Effective Engagement through Technology
By David Higginson, EVP, CAO & CIO, Phoenix Children’s Hospital
A great example of this next level text-message interaction is the ability to receive and respond to earlier appointment options for patients facing a long wait. Phoenix Children’s developed a system to continually scan for open appointment opportunities and text patients those earlier options. If one is a good fit, the patient responds to the text message and the appointment is automatically rebooked with no human interaction needed. This not only provides the patient with an earlier appointment, it fills gaps in a fragmented clinic schedule allowing the hospital to see and treat additional patients.
Patients are also beginning to express a preference for organizations who enable their information to be consumed by FIHR-enabled applications such as Apple Health. These allow patients to make independent choices on how they manage and receive their health information, versus forcing patients to use a different portal for each of their healthcare providers. Making patients use hospital-selected apps will soon end once competitive and regulatory pressures require healthcare organizations to release information to whatever FIHR-enabled app the patient selects.
Staying Connected During a Visit
Today, people watch less television and often use tablets and phones for entertainment, education and social media. This is no different during a hospital stay. Recognizing this trend, hospitals are beginning to provide iPads to their patients.
Patients have never really taken to downloading and logging into a hospital-centric healthcare portals, they are demanding real-time notifications with important information, and the ability to consume their data in ways they select
At Phoenix Children’s Hospital, we have made this possible with the help of a generous grant from the Cox Family Foundation. The in-room patient iPad automatically transforms each time a new patient is admitted to the room to display age-appropriate apps and educational material fitting his or her language preference. Patients (and families) can use the iPad to connect to their social media accounts with confidence the devices will erase and clear private history upon their discharge from the hospital. Using patented device management automation invented at Phoenix Children’s, staff do not have the chore of checking iPads in and out for each stay and families have the convenience to use a dedicated iPad in their room for the entire stay.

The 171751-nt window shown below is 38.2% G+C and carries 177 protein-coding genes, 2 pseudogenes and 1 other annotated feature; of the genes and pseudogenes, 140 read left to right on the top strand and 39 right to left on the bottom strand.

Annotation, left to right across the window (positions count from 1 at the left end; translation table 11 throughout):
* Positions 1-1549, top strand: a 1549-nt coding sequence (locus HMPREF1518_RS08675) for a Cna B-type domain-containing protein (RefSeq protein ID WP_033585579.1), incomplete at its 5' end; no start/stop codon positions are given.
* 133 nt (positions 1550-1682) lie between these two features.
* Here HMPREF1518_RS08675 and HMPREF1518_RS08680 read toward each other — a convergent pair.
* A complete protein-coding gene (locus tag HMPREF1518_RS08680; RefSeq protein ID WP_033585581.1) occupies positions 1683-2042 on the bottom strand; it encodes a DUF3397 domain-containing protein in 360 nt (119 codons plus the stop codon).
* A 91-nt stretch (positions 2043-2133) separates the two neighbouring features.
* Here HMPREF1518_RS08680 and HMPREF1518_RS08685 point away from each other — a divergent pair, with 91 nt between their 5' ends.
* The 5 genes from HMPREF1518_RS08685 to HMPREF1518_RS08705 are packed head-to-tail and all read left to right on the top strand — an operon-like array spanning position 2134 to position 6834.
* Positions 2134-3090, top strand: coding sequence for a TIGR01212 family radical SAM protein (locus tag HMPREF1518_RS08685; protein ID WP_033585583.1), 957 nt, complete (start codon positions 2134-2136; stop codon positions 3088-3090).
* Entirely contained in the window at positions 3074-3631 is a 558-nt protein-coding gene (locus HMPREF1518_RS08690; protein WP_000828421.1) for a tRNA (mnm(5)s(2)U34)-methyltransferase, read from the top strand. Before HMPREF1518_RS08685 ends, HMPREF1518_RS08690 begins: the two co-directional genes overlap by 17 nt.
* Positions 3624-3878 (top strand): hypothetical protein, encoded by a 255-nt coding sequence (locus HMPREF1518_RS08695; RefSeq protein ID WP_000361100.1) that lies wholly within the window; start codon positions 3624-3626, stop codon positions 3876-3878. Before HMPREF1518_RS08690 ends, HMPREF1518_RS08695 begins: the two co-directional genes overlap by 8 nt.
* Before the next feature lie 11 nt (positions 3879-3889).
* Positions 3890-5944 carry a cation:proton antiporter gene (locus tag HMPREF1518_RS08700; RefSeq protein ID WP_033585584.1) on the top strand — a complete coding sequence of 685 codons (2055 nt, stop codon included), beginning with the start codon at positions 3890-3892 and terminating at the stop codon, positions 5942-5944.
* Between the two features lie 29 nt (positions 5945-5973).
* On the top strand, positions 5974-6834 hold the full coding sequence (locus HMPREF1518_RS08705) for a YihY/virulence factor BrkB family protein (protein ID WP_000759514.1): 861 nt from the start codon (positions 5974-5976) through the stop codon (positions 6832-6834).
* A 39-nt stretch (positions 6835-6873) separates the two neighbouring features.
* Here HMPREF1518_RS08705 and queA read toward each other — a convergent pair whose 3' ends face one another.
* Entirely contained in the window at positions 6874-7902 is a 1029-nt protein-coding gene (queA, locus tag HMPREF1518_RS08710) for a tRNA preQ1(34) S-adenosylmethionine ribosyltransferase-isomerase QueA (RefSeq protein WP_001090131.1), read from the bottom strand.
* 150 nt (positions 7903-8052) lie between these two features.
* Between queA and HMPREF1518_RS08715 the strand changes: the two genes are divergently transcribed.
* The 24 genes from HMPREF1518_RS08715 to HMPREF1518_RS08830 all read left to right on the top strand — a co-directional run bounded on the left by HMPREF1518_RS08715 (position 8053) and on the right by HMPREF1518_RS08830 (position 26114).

This private, personalized device concept has become so popular over the last two years at Phoenix Children’s we deployed over 400 iPads in our patient rooms. Patient parents love that only approved content is available to their child, and patients love the freedom to choose their own entertainment and education using a modern-day device. The iPads bring a much-welcomed distraction to some of the monotony a hospital room can bring.
Strong Working Principles
As a CIO, interaction with end users is crucial. Instead of sitting in meeting after meeting, it is important to communicate with the people impacted by our solutions. I spend many hours each week interacting with doctors, patients, their families, and the hospital staff, to understand their challenges and brainstorm ways to improve their healthcare experience. While performing administrative tasks is important, human interaction helps pinpoint factors we may otherwise overlook. Likewise, it is important to understand the nuances of each staff member’s job function so they have tools that are hyper-tuned to the tasks they have to perform—providing assistance rather than annoyance.
Over the years, the role of hospital CIOs has greatly evolved. Previously the role demanded that we build and maintain technical infrastructure, and manage large system selections, implementations and budgets. In today’s world, it is imperative CIOs ensure they understand the organization’s core clinical, business objectives and the technology supporting those goals, rather than just buying and implementing the latest and greatest technical solutions vendors present.
Achieving Value with Clinical Integration
While I have 25 years’ experience in the technology industry, I am a CIO who first trained as an accountant and I learned about technology as a hobby and on the job. This background makes me very aware of a hospital CIO’s responsibility to bridge technology and its functions to an industry inherently based on human interactions. There is an important balance between using technology to assist an expert doing their job, and technology that dictates how work is done. As healthcare technologists, we must continue to refine our skills to be more precise and adapt technology to what healthcare providers and patients need—not what we think they should use. The CIO has a critical role gluing together the worlds of healthcare and information technology, and we should always remember our primary role is a facilitator and educator, rather than an engineer or programmer.